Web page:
We drove across the state of Mississippi to Vicksburg where we spent the night. In the morning, we took a ride through the Vicksburg National Military Park, the site of the Siege of Vicksburg during the American Civil War. Vicksburg was considered to be very important because it was believed that capturing Vicksburg would sever the Confederate Army in two and open the Mississippi River to Northern traffic along its entire length. The first attempt to capture Vicksburg began in the summer of 1862 and officially ended on July 4, 1863.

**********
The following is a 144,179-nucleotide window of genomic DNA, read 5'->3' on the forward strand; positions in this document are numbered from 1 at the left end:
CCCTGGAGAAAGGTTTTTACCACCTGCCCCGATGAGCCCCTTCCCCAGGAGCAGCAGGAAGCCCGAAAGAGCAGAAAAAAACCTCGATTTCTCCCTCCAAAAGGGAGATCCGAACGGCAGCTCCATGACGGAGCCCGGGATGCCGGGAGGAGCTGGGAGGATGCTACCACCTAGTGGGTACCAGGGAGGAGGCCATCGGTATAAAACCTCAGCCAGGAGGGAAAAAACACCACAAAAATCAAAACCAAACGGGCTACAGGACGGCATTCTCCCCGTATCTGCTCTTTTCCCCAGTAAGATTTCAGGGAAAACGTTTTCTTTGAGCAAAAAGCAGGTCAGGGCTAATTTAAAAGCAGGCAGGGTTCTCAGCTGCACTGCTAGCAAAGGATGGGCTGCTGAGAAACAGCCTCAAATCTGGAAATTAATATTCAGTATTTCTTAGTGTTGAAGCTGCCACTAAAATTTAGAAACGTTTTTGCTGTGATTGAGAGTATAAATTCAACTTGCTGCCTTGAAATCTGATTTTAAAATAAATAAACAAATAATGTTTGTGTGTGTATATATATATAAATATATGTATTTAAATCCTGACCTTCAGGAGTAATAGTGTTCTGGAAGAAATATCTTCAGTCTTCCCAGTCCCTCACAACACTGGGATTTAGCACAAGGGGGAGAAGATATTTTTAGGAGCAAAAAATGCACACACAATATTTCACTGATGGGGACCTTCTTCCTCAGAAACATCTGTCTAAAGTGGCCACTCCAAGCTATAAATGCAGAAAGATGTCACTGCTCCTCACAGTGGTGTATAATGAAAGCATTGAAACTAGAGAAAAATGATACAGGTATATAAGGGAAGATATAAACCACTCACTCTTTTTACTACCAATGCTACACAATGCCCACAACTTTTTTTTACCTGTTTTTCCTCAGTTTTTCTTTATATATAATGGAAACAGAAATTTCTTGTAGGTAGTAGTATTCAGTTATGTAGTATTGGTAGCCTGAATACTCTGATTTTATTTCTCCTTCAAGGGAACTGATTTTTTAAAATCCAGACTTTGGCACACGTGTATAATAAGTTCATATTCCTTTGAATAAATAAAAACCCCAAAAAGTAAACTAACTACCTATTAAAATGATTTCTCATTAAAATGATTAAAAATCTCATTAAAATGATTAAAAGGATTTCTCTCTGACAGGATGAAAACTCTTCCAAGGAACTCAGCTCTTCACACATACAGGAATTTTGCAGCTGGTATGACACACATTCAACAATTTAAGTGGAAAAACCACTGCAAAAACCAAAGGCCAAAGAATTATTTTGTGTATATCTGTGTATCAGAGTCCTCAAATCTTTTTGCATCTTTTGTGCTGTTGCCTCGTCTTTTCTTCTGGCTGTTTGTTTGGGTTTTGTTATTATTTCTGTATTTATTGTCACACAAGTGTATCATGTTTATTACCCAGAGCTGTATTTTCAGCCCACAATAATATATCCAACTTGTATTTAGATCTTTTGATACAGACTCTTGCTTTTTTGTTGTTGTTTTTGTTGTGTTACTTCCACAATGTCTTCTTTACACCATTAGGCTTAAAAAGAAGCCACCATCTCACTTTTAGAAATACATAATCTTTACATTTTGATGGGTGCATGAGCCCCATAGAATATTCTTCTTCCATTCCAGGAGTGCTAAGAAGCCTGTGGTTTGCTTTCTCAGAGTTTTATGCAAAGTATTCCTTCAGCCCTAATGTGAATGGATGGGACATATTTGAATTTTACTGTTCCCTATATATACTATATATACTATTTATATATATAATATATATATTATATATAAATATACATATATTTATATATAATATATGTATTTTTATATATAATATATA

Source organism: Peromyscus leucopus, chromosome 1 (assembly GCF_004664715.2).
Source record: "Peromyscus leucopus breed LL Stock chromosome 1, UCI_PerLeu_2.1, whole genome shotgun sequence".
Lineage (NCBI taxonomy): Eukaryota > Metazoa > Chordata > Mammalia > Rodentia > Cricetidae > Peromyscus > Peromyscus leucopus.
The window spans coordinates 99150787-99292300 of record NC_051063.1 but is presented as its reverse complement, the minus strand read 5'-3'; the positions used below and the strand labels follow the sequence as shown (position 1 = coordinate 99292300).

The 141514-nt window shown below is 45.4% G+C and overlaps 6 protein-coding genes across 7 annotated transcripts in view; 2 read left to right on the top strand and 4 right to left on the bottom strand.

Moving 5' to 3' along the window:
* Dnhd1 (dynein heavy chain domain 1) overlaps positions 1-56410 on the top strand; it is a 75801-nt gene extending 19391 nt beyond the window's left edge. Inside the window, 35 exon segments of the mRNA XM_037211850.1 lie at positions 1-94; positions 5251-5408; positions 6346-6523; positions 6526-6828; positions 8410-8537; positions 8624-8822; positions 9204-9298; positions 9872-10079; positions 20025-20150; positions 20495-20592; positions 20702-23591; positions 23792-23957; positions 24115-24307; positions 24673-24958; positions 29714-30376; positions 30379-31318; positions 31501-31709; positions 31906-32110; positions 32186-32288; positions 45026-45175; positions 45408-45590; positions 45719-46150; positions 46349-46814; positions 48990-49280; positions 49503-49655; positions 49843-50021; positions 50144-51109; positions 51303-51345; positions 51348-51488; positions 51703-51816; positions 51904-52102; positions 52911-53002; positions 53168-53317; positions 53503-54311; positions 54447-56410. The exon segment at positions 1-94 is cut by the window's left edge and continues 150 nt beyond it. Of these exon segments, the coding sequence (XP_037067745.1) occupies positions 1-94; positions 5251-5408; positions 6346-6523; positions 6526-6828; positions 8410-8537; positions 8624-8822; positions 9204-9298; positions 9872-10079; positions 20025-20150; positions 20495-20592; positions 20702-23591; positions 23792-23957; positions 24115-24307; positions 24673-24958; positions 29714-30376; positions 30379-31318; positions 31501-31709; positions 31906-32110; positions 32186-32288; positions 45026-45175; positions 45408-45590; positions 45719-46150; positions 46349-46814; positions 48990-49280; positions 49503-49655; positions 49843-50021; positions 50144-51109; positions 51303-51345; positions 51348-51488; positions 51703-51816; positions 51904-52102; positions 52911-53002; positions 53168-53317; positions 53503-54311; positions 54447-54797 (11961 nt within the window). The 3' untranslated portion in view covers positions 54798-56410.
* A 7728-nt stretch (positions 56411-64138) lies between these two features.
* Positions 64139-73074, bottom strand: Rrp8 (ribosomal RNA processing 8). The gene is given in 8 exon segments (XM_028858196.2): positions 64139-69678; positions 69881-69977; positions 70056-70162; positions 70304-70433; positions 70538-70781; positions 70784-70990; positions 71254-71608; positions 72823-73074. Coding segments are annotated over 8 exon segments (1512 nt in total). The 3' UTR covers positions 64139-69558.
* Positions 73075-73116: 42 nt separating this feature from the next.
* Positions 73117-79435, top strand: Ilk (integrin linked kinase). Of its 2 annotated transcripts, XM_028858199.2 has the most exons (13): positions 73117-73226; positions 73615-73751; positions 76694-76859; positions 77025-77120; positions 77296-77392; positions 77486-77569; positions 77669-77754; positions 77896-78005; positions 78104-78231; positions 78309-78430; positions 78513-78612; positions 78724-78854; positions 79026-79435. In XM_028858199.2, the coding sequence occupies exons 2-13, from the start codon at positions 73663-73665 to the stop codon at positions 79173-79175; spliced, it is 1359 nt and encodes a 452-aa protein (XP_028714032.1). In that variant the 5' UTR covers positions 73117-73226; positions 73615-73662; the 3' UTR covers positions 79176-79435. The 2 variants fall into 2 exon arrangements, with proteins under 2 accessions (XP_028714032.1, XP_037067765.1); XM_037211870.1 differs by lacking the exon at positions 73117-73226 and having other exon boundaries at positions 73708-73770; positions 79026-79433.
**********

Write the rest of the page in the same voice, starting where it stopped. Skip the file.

The Park is in a beautiful, peaceful setting filled with monuments acknowledging the placement of the Union and Confederate troops. Driving through the area, it is difficult to imagine the brutality of war that took place. But, in fact, it is thought that more than 19,000 soldiers died there. It served to remind me that no matter how just or urgent the reason for war, the true legacy of war is always the same.
As we drove away from the cemetery, I found myself longing for a time when our history isn't told so much as a series of recorded wars and battles but as a record of our humanity and achievements.